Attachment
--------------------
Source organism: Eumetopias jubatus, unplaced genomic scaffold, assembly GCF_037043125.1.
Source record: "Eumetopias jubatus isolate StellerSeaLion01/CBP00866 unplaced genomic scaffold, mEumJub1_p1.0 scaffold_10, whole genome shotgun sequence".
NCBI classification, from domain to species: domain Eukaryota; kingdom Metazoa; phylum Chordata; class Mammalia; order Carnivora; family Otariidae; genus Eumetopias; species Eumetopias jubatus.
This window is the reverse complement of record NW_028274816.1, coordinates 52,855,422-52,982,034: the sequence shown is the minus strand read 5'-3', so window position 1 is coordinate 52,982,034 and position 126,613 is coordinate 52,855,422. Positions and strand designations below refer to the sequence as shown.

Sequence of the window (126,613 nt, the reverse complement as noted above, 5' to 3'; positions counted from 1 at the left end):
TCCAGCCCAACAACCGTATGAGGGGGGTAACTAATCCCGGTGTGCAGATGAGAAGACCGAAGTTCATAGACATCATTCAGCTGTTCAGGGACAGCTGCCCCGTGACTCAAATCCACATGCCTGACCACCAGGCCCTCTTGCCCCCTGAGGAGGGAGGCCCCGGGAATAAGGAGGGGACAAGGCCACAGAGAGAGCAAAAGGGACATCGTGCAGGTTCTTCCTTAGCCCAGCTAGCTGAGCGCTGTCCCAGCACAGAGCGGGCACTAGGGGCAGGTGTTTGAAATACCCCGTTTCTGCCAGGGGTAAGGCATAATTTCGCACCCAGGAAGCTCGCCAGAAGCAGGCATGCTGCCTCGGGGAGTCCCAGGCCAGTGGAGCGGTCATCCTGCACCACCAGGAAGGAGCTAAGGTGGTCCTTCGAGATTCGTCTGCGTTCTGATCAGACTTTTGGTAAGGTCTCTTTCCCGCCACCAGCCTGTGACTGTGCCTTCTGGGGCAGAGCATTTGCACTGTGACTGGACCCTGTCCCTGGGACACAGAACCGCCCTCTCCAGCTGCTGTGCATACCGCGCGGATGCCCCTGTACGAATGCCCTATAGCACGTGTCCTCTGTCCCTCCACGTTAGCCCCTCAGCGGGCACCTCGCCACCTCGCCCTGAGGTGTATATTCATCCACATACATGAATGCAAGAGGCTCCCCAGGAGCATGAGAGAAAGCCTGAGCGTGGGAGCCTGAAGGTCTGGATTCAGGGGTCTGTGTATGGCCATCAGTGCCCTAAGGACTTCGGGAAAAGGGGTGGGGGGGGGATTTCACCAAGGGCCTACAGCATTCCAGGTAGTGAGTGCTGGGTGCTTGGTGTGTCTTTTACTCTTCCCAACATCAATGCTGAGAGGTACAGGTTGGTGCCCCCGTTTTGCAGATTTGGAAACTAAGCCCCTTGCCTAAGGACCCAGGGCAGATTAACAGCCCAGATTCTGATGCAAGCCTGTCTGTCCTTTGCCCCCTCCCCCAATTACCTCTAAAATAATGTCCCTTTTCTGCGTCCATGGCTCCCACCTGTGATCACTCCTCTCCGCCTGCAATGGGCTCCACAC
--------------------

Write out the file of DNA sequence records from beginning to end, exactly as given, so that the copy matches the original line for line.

Source organism: Eumetopias jubatus, unplaced genomic scaffold, assembly GCF_037043125.1.
Source record: "Eumetopias jubatus isolate StellerSeaLion01/CBP00866 unplaced genomic scaffold, mEumJub1_p1.0 scaffold_10, whole genome shotgun sequence".
NCBI classification, from domain to species: domain Eukaryota; kingdom Metazoa; phylum Chordata; class Mammalia; order Carnivora; family Otariidae; genus Eumetopias; species Eumetopias jubatus.
This window is the reverse complement of record NW_028274816.1, coordinates 52,855,422-52,982,034: the sequence shown is the minus strand read 5'-3', so window position 1 is coordinate 52,982,034 and position 126,613 is coordinate 52,855,422. Positions and strand designations below refer to the sequence as shown.

Sequence of the window (126,613 nt, the reverse complement as noted above, 5' to 3'; positions counted from 1 at the left end):
TCCAGCCCAACAACCGTATGAGGGGGGTAACTAATCCCGGTGTGCAGATGAGAAGACCGAAGTTCATAGACATCATTCAGCTGTTCAGGGACAGCTGCCCCGTGACTCAAATCCACATGCCTGACCACCAGGCCCTCTTGCCCCCTGAGGAGGGAGGCCCCGGGAATAAGGAGGGGACAAGGCCACAGAGAGAGCAAAAGGGACATCGTGCAGGTTCTTCCTTAGCCCAGCTAGCTGAGCGCTGTCCCAGCACAGAGCGGGCACTAGGGGCAGGTGTTTGAAATACCCCGTTTCTGCCAGGGGTAAGGCATAATTTCGCACCCAGGAAGCTCGCCAGAAGCAGGCATGCTGCCTCGGGGAGTCCCAGGCCAGTGGAGCGGTCATCCTGCACCACCAGGAAGGAGCTAAGGTGGTCCTTCGAGATTCGTCTGCGTTCTGATCAGACTTTTGGTAAGGTCTCTTTCCCGCCACCAGCCTGTGACTGTGCCTTCTGGGGCAGAGCATTTGCACTGTGACTGGACCCTGTCCCTGGGACACAGAACCGCCCTCTCCAGCTGCTGTGCATACCGCGCGGATGCCCCTGTACGAATGCCCTATAGCACGTGTCCTCTGTCCCTCCACGTTAGCCCCTCAGCGGGCACCTCGCCACCTCGCCCTGAGGTGTATATTCATCCACATACATGAATGCAAGAGGCTCCCCAGGAGCATGAGAGAAAGCCTGAGCGTGGGAGCCTGAAGGTCTGGATTCAGGGGTCTGTGTATGGCCATCAGTGCCCTAAGGACTTCGGGAAAAGGGGTGGGGGGGGGATTTCACCAAGGGCCTACAGCATTCCAGGTAGTGAGTGCTGGGTGCTTGGTGTGTCTTTTACTCTTCCCAACATCAATGCTGAGAGGTACAGGTTGGTGCCCCCGTTTTGCAGATTTGGAAACTAAGCCCCTTGCCTAAGGACCCAGGGCAGATTAACAGCCCAGATTCTGATGCAAGCCTGTCTGTCCTTTGCCCCCTCCCCCAATTACCTCTAAAATAATGTCCCTTTTCTGCGTCCATGGCTCCCACCTGTGATCACTCCTCTCCGCCTGCAATGGGCTCCACAC